I’m sure there have been examples of big institutional landlords saying, “We love this, but we don’t want anyone else to have it.” Your advice to the startup would be, “You can’t do that.”
Right. That puts the startup out of business. My favorite example is when I get startup pitches that say, “We have a proprietary way to identify development parcels and develop them, and we’re going to sell it to every single landlord.” Well, there’s no longer anything proprietary about it. If everyone’s competing over the same deals that this group has identified as being a really good deal, there’s no more price arbitrage.
You’re starting to see bigger names with a capacity to write bigger checks than you guys or anyone else in this space. For a long time, Camber Creek, Fifth Wall, MetaProp had this incredibly large asset class to themselves. Now you have some of the generalist, big-boy funds coming in. They have a brand recognition that is broader, global. How do you compete? How do you differentiate?
I love that question and it really plays into our favorite part of the business, our biggest strength. Our first move with a potential company is to add value — not say it, but do it. The first step after we’ve engaged in due diligence is introducing them to customers. And that is unique.
We don’t say, “Hey, we need to have a special arrangement, or we’re going to charge you a consulting fee or some type of warrant structure.” We say, “We are going to be a long-term partner. We’re going to immediately start contributing value to your company. And as you get to know us and we get to know you, we’re going to build incredibly strong partnerships so that when it comes time for us to put a term sheet together or partner with a generalist VC for us to invest as a syndicate, it’s going to be obvious, you want us in that mix. You want us to be on your board because we’re driving value even before we had any skin in the game.”
So it doesn’t throw you off that name-brand investors are getting into the space?
The space is so big, it’s just extremely positive for us. The most compelling thing that we’ve heard is it gives our proptech space validation. It shows that it’s not just a niche venture industry but a massive category. People had talked about how big fintech is, and there’s a good argument to say that real estate tech is an even bigger asset class because of how big the real estate industry is. So we love that there are the generalist VCs who do one or two proptech deals a year. That helps the whole ecosystem.
Nick Romito, one of your founders, was telling me: “What’s going to be good is when some of these companies go public, you’ll see the long hedge funds evaluate these companies.” When there’s a public track record established, how will that change the calculus?
We’ve needed attention and we’re now getting it. There’s something called the availability heuristic. When the public markets put a lot of money into something, it becomes available to the largest quantity of retail investors. It brings attention to proptech, and that attention will drive more exceptional founders to create great companies. It’ll drive a consolidation of top talent.
It’s very nice to have tech that makes life a little bit easier for tenants and more interesting and maybe saves on OpEx here and there. But where’s the tech solving the wicked problems, like sea level rise? Where’s the tech solving the housing shortage? The big problems that are fundamental to our cities, to our overall economy, to the planet?
There is no silver bullet. You can’t say, “We’re going to decrease the cost of construction by 90 percent. Therefore, we can build a massive stock of homes and people can have the American Dream of being a homeowner.” There are a ton of step changes that together are creating this massive change.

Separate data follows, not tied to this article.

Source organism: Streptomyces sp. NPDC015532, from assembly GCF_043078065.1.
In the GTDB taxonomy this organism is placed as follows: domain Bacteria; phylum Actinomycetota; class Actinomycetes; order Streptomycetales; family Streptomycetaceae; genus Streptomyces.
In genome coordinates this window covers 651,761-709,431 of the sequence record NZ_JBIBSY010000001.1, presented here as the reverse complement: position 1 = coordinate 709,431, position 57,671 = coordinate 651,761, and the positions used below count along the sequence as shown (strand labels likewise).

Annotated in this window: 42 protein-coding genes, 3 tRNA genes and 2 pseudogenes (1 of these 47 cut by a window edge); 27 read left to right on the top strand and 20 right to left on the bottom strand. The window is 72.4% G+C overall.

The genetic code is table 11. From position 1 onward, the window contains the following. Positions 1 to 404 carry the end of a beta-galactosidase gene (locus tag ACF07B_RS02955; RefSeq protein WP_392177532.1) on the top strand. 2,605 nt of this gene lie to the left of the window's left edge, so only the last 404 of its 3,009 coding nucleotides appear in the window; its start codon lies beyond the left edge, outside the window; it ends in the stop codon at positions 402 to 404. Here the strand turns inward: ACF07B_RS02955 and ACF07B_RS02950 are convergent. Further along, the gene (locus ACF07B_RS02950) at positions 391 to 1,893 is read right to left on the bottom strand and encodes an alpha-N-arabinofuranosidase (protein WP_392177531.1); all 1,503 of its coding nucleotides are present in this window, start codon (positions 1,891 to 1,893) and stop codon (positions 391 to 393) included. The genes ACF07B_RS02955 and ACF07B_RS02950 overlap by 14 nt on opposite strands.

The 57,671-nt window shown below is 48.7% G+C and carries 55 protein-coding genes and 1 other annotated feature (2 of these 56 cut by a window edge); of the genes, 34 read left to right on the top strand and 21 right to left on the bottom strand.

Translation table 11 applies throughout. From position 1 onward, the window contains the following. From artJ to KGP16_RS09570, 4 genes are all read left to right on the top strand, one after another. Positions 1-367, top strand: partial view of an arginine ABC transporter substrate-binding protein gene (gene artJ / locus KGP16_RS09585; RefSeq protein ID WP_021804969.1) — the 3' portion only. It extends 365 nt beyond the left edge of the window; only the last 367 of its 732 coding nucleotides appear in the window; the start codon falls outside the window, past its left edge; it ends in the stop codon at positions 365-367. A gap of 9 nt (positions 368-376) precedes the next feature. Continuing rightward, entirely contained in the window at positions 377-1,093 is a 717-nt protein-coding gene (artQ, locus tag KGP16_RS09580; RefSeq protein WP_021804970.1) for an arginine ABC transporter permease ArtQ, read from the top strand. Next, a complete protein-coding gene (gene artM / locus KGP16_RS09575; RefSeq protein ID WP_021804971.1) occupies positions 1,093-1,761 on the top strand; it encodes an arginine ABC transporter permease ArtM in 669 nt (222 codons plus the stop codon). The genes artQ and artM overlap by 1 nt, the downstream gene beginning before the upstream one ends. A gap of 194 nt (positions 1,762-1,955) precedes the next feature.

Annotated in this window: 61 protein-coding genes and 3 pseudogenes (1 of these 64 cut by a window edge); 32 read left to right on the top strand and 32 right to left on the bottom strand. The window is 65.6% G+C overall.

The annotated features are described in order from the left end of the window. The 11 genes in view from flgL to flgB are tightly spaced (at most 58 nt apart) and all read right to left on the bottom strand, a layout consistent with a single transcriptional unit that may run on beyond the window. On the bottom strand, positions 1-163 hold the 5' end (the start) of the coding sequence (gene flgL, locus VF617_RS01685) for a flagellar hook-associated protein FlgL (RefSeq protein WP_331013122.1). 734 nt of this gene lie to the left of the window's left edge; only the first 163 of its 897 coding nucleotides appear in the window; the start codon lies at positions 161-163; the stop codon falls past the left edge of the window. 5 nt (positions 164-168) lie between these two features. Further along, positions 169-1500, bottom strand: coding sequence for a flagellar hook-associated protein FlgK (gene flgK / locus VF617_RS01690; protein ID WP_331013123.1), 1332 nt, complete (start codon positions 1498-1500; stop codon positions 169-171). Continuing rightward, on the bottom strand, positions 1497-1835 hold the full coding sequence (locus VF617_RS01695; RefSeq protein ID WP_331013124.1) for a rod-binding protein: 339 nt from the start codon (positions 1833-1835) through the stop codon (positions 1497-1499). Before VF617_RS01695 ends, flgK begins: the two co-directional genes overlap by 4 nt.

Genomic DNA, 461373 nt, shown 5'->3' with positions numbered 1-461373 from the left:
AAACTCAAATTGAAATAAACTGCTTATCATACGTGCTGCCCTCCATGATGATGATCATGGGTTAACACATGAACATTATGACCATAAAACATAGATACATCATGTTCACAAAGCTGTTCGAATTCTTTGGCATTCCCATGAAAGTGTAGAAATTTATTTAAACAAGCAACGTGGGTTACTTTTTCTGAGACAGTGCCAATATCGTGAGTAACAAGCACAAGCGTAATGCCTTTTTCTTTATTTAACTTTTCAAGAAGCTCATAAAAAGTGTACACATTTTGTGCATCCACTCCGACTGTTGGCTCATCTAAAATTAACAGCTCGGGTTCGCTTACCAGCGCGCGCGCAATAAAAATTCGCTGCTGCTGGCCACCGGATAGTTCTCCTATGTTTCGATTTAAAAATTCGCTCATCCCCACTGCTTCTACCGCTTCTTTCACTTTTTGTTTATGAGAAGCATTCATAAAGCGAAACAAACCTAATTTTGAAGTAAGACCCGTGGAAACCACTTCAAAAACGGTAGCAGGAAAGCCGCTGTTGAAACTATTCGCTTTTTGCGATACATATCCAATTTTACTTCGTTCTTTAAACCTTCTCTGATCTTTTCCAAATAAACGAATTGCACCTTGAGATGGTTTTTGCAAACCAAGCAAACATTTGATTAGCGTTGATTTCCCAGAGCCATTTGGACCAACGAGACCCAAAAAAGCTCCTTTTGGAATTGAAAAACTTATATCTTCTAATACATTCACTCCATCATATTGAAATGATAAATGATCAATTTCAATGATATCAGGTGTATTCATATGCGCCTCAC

Let’s just pick climate change. Measurabl is step one — measure, track. Step two, change the entire buying process. Most people don’t even have any clue what power they’re buying. They just buy power. It could come from coal, solar, wind, they have no clue.
By adding transparency to the power of procurement, you’re going to get a massive change. And then you could get extremely granular where you’re actually changing the consumption behaviors at buildings. That’s one example. And then like the housing stock question with modular building, we’ve seen a lot of money invested into this space.
We’re talking about Katerra, I’m assuming, but a lot of that did not work.
The biggest challenge we saw is a difference between the type of capital and the type of growth of a company.
Break that down.
With venture capital, your expectation is hypergrowth, greater than 100 percent growth per year. With a company that does modular homebuilding — let’s just pick on Katerra for a second — it is incredibly hard to grow at 100 percent per year when you have such a capital-intensive business.
And that’s not to say that their business isn’t better, isn’t more efficient, doesn’t use fewer resources. It does all of those things. But is venture capital the right type of financing? And today, a lot of these companies have brought on venture capital financing and have failed to get the returns that they need with that type of funding.
So the challenge is matching the right type of capital with the step changes that are happening to make the world a better place and get rid of the wicked problems we have.
We love investing in the things that create the step changes. Notarize is one of our portfolio companies, and in 10 years, what is Notarize going to look like? That’s a question we get. Digital identification of a person, verification of an individual’s identity will change. Three years ago, you needed to have a notary in front of you with a stamp.
If you wrote in black ink instead of blue ink, you could be rejected. It’s absolutely ridiculous.
Today, in 49 states, you can have a digital notarization, which is a very similar process, but fully digital. In 10 years, Notarize is going to be best positioned to do a fully digital identification of a person. And it doesn’t need to be called a notary. It’s just a digital identification and verification. That is a massive change. We view the same thing with climate change, the same thing with the housing stock.
This interview has been condensed and edited for clarity.